UCL Institute of Ophthalmology

Dr Jennifer Sun

Dr Jennifer Sun


Institute of Ophthalmology

Faculty of Brain Sciences

Joined UCL
15th Jul 2020

Research summary

Located at the UCL Institute of Ophthalmology, the Visual Plasticity Lab aims to answer how visual cortex integrates sensory and non-sensory modulatory information to regulate plasticity in the visual cortex.  To this end, we apply computational, physiological, pharmacological and molecular manipulation, with imaging approaches to identify the underlying biological basis of visual cortical plasticity in the developing and adult rodent brain. In particular, we aim to answer how these dynamic processes are regulated by sensory and neuromodulatory pathways across the brain, and how the neurons interact with local environment like interneurons and glial cells. 

We envision productive interaction with researchers studying glia cells at IoO and greater UCL community to elucidate the role of neuron-glial interaction during visual cortical plasticity. We also anticipate working with bioengineers across the campus and clinicians at Moorfields Eye Hospital to understand how neuroplasticity differs in health and disease, and device novel mechanism-based therapies to promote vision recovery from aging, injury, and neurological disorders.


Jennifer Y Sun completed her undergraduate thesis from Peking University studying neuronal network and visual circuit assembly. Applying both computational and systems approaches, her PhD research at University of Southern California focused on circuit computation and sensory cortical development. During her postdoc training at University of California San Francisco, She worked with Drs Roger Nicoll and Michael Stryker to apply molecular techniques, electrophysiology, and two-photon imaging to study the cellular and circuit mechanisms of neuroplasticity in developing and adult brain.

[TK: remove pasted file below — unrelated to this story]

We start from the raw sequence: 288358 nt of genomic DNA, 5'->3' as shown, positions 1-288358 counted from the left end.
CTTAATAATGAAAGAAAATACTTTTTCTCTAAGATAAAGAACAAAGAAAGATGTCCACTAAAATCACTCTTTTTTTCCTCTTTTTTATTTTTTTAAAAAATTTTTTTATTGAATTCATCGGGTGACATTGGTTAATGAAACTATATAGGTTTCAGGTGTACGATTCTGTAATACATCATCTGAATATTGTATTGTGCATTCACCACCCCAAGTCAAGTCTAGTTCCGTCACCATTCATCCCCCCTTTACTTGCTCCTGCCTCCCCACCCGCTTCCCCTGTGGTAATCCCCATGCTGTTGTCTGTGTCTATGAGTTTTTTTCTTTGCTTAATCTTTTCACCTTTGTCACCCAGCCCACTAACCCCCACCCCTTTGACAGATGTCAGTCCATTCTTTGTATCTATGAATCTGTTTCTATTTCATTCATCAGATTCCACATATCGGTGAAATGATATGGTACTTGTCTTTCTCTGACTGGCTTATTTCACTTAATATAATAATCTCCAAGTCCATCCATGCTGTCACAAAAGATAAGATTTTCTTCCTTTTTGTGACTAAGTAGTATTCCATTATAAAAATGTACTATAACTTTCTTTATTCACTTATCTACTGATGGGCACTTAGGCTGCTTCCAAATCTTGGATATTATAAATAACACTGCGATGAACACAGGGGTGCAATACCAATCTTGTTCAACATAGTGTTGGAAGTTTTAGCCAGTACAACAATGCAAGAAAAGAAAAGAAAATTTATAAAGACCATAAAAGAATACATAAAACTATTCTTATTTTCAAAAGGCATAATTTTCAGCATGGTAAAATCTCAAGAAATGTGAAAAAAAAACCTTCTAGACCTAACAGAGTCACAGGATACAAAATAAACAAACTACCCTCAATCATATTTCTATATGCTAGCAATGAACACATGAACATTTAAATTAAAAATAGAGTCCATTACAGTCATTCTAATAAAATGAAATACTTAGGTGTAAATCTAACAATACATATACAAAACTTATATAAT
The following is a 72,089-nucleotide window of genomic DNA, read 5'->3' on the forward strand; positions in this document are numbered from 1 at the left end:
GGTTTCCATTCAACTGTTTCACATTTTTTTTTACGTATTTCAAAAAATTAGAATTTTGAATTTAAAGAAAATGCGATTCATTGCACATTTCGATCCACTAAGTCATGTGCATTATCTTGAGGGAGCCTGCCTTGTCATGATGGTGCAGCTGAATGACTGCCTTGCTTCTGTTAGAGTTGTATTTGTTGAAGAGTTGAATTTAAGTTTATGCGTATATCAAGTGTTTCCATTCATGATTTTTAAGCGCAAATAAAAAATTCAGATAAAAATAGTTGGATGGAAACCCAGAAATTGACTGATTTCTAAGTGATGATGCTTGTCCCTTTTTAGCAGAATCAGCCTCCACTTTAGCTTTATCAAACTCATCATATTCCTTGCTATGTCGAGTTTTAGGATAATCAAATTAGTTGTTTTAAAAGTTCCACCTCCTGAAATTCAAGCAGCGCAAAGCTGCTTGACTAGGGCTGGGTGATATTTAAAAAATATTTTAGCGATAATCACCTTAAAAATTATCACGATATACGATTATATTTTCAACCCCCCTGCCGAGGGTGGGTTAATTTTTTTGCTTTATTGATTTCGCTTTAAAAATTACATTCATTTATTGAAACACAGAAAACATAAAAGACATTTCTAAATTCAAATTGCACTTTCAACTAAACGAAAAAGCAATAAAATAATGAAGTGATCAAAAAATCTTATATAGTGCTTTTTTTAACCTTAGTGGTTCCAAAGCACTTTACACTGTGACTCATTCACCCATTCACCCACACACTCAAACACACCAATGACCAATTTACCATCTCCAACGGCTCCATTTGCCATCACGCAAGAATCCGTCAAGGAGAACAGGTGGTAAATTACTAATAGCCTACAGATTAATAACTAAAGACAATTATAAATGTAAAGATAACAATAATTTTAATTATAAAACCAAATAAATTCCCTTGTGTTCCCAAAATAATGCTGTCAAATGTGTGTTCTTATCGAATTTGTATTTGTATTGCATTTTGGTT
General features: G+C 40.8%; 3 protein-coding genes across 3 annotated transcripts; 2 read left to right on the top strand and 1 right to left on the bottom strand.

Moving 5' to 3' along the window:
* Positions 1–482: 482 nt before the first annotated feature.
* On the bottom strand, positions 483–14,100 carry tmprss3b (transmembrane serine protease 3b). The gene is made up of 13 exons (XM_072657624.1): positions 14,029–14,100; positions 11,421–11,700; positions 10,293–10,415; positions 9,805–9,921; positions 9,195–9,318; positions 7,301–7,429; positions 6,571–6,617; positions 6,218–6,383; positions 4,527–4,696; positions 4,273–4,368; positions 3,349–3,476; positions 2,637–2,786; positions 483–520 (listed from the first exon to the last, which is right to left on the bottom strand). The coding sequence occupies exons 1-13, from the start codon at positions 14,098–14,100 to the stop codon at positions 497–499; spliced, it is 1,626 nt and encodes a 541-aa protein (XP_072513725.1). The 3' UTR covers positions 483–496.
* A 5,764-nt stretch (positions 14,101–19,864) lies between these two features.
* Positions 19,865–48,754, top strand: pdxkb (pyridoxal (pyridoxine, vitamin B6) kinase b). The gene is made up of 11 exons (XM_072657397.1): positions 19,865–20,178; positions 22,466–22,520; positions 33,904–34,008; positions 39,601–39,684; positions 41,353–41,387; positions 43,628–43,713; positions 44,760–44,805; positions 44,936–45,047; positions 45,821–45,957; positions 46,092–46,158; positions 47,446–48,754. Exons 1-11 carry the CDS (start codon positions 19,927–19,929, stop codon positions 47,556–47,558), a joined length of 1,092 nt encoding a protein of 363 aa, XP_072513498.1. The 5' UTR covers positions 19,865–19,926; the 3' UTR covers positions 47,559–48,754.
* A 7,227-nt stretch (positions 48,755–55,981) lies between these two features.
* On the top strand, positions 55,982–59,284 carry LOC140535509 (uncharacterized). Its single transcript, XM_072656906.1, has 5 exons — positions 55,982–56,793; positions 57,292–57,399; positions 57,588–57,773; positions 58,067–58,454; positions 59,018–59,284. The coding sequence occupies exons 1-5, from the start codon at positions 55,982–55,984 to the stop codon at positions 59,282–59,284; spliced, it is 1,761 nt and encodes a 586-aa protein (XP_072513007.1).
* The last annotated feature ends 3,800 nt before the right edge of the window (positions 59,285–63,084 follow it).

In July 2020, Dr Sun joined as a Lecturer at UCL Institute of Ophthalmology . The Sun Lab studies how neuroplasticity in the visual systems is regulated through interaction in the local environment as well as crosstalk between different brain regions. We apply state-of-art imaging techniques, together with computational, physiological, pharmacological, and molecular manipulation, to identify the underlying biological basis of visual cortical plasticity.